It involves high levels of commitment and communication but the payoff is that it allows the Olesens to spend much of their time in the town where they live rather than traveling the two hours to Sioux Falls so often.
Now Gunner, the kid who couldn’t walk, can walk. And dance. And go for boat rides and be part of all kinds of the stuff active families like to do.
Forming a team
“When Gunner was first diagnosed with leukemia, it was quite frequent that we’d be making trips to Sioux Falls,” Leslie said. “We were on a first-name basis with the people at the front desk and the hospital, the housekeepers and the people at ICU because we were there for so long so many times.”
In Leslie’s capacity as an RN, she was able to assist in the process more than a typical parent. When Gunner progressed through the critical stages, the family was able — with the cooperation of Dr. Wagner and Dr. Sanger — to pare down the time they spent in specialists’ care.
“There were doctors’ appointments back and forth but it doesn’t always work so well with the weather, or times when Gunner was sick and we didn’t want to bring him to an oncology clinic,” Leslie said. “That led to challenges, but that’s where Dr. Wagner and Dr. Sanger really came into play.”
Gunner is now in the “maintenance” phase of his treatment for leukemia. His visits were down to one a month in June with future appointments in Sioux Falls likely further and further apart. His parents are celebrating this for all the reasons one might expect.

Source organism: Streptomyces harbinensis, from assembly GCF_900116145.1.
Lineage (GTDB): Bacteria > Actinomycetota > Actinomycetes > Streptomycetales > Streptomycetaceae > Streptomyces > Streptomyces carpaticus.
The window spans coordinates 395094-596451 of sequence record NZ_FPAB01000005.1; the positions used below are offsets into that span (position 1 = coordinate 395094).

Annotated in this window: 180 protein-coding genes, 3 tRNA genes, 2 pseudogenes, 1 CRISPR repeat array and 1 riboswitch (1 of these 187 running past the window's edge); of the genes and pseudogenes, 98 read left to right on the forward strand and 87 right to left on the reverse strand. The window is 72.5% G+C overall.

“I couldn’t do it without my husband,” Leslie said. “He’s been by my side all the time. We’ve been strong in our relationship together through this whole thing. To have a child born with a disability already and then have leukemia on top of that — it stresses you. It would stress most folks. I couldn’t do it without my parents. I couldn’t do it without the support of the community.”
Sanford Health covers a population of more than two million spread out over 300,000 square miles. It means travel challenges for specialty care is relatively common within the footprint. Making it work involves technologies uncommon a decade ago, but also a unique level of commitment from Gunner’s providers.
On that topic, Leslie begins with the work of their family doctor.
“Dr. Sanger has always been very willing to call any of Gunner’s specialists at Sanford Children’s and tell them what is going on,” Leslie said. “And he’s always willing to take their recommendations and he’s always willing to include me in all those conversations.”